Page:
German Government Refuses FOI Request By Pointing Out Document Already Leaked

from the well-played dept

Freedom of information requests are a powerful way of finding out things that governments would rather not reveal. As a result, requests are often refused on a variety of grounds, some more ridiculous than others. The Netzpolitik blog points us to a rather unusual case concerning a request by the politician Malte Spitz for a letter from the Chief of Staff of the German Chancellery to members of a commission investigating intelligence matters. The request was refused on the grounds that the document was already freely available (original in German):
The information you requested may be obtained free of charge on the Internet by anyone, in a reasonable manner. The letter from the Chief of the Federal Chancellery, Federal Minister Peter Altmaier, to the chairman of the first committee of inquiry of the 18th legislature, Professor Dr. Sensburg, is publicly available and published in full at the following link:

https://netzpolitik.org/2014/drohung-des-bundeskanzleramtes-wir-veroeffentlichen-den-brief-in-dem-uns-altmaier-mit-strafanzeige-droht/
The Netzpolitik link included there leads to an article that a few weeks earlier had not only leaked the document requested by Spitz, but also noted wryly that the letter from Altmaier threatens anyone leaking documents with legal action.

The German bureaucracy should be applauded for taking the adult view that once a document is leaked, it is publicly -- and officially -- available. This contrasts with the childish attempts by the British government to pretend that Snowden's leaks never happened, and its refusal even to pronounce the name of some of the surveillance programs he revealed.

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Filed Under: foia, freedom of information, germany, leaks


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  • icon
    That One Guy (profile), 24 Nov 2014 @ 3:56am

    Well played indeed

    To not only admit that the document in question is freely available elsewhere, making their providing it redundant, but to actually provide a link to the document?

    That is how you show respect to those kinds of laws, and the public that is using them, and showcases the proper, and reasonable, response to leaked documents, totally contrasting against how the US and UK handle them.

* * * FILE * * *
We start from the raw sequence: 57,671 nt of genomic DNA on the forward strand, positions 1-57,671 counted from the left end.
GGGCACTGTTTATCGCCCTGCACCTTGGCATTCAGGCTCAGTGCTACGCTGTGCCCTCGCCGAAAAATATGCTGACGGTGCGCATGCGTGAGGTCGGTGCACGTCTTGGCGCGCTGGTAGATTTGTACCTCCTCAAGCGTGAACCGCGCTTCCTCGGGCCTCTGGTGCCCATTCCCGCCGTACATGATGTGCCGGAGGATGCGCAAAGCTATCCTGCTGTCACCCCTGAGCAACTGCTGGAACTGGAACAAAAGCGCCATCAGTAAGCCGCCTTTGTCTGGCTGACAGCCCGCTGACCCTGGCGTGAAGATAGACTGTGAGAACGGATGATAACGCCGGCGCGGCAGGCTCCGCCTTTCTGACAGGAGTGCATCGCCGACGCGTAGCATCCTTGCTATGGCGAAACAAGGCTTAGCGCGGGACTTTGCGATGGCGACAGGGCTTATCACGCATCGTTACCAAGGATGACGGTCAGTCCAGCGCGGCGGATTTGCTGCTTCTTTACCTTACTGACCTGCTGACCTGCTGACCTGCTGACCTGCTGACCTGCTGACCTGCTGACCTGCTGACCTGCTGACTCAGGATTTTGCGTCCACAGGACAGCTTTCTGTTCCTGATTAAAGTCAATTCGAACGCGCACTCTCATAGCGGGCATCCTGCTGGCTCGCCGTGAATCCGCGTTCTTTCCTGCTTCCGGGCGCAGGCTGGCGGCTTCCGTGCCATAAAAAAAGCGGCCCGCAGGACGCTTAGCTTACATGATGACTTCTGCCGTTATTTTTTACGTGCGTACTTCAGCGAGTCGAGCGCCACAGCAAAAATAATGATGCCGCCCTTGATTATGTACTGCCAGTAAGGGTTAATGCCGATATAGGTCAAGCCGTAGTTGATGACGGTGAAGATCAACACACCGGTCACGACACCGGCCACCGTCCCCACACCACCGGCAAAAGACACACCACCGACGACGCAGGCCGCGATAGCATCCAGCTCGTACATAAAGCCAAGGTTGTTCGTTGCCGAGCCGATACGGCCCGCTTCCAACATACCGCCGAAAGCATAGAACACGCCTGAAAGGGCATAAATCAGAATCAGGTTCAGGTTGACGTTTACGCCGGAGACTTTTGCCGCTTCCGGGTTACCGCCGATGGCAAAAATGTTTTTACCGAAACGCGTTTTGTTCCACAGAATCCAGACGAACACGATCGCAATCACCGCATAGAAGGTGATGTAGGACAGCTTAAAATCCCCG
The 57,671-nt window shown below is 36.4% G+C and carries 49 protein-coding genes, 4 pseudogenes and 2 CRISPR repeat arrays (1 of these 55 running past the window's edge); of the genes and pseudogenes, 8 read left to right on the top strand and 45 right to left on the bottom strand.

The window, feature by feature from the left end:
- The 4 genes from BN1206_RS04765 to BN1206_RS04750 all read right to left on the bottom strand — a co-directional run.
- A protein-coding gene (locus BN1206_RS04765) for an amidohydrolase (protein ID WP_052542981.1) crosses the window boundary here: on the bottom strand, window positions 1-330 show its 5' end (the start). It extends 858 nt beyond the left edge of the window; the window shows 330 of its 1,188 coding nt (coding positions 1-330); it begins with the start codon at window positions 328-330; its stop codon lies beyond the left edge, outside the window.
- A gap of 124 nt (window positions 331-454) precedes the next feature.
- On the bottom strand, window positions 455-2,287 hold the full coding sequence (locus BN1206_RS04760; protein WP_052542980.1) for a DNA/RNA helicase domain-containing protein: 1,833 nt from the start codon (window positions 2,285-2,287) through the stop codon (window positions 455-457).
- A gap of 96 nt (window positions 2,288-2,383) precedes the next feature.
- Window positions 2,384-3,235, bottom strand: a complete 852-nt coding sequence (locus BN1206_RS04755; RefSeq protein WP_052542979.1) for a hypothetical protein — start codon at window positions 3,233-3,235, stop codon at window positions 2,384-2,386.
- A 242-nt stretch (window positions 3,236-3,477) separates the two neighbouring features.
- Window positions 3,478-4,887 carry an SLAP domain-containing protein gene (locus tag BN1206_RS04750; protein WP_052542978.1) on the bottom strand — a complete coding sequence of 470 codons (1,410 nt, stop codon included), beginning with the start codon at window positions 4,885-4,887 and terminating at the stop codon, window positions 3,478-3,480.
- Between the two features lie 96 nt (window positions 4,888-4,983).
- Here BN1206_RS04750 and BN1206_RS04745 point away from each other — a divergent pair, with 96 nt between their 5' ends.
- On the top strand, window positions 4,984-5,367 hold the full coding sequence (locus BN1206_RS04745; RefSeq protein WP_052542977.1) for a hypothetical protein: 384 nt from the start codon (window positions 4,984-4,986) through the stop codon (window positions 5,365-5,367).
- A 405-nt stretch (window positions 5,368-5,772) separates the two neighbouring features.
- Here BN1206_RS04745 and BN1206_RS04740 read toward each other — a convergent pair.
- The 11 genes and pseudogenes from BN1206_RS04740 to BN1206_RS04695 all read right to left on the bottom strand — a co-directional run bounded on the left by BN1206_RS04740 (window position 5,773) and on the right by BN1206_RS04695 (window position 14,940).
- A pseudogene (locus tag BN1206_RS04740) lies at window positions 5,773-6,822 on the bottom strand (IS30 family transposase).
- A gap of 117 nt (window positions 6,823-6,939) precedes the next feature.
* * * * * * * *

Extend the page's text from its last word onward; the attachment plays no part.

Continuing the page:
reply to this | link to this | view in chronology ]

  • identicon
    Anonymous Coward, 24 Nov 2014 @ 6:48am

    it seems to me that there is getting to be less and less difference between the governments of the so-called 'free world' and countries that have far more strict regimes and much greater control of the people.
    the one big difference is the 'free world countries' still condemn countries that exercise the 'no freedom, no privacy, censored' existence when they are doing the exact same thing, using 'terrorism' as the excuse! there is no excuse for not having freedom, not having privacy and being censored! that makes these governments worse than in the countries they condemn!!

    reply to this | link to this | view in chronology ]

  • icon
    hij (profile), 24 Nov 2014 @ 7:44am

    Implicit Confirmation

    It is good that they acknowledge that the document is available, but they do not explicitly say whether or not the leaked document is a valid copy of an official government document. If you make a FOI request they should explicitly state whether or not the leaked document is an accurate reflection of the document that was requested. This gives the impression that it is accurate but provides enough wriggle room to make it unclear.

    reply to this | link to this | view in chronology ]

    • identicon
      PRMan, 24 Nov 2014 @ 10:01am

      Re: Implicit Confirmation

      I think "published in full" means that it's an exact copy, no?

      reply to this | link to this | view in chronology ]

    • icon
      Coyne Tibbets (profile), 24 Nov 2014 @ 11:41am

      Re: Implicit Confirmation

      It looks to me like the decision is intended to deny the benefit of FOIA to the requestor. FOIA is formal: If you obtain a document via FOIA, they can't stop you from publishing it or any portion of it.

      Our government has threatened to prosecute even in cases of information that was long public--in some cases that was published formally by the government itself. Comes to mind a threat to prosecute someone if they dared to quote a public Supreme Court decision.

      So, what if you publish a copy of that "illegally published" leak?

      reply to this | link to this | view in chronology ]

  • identicon
    Anonymous Coward, 24 Nov 2014 @ 1:24pm

    I don't know what the German laws are regarding their version of FOI requests, but if they're like the USG's, it might've been interesting to see what they would have redacted in an "official release" version.

    reply to this | link to this | view in chronology ]


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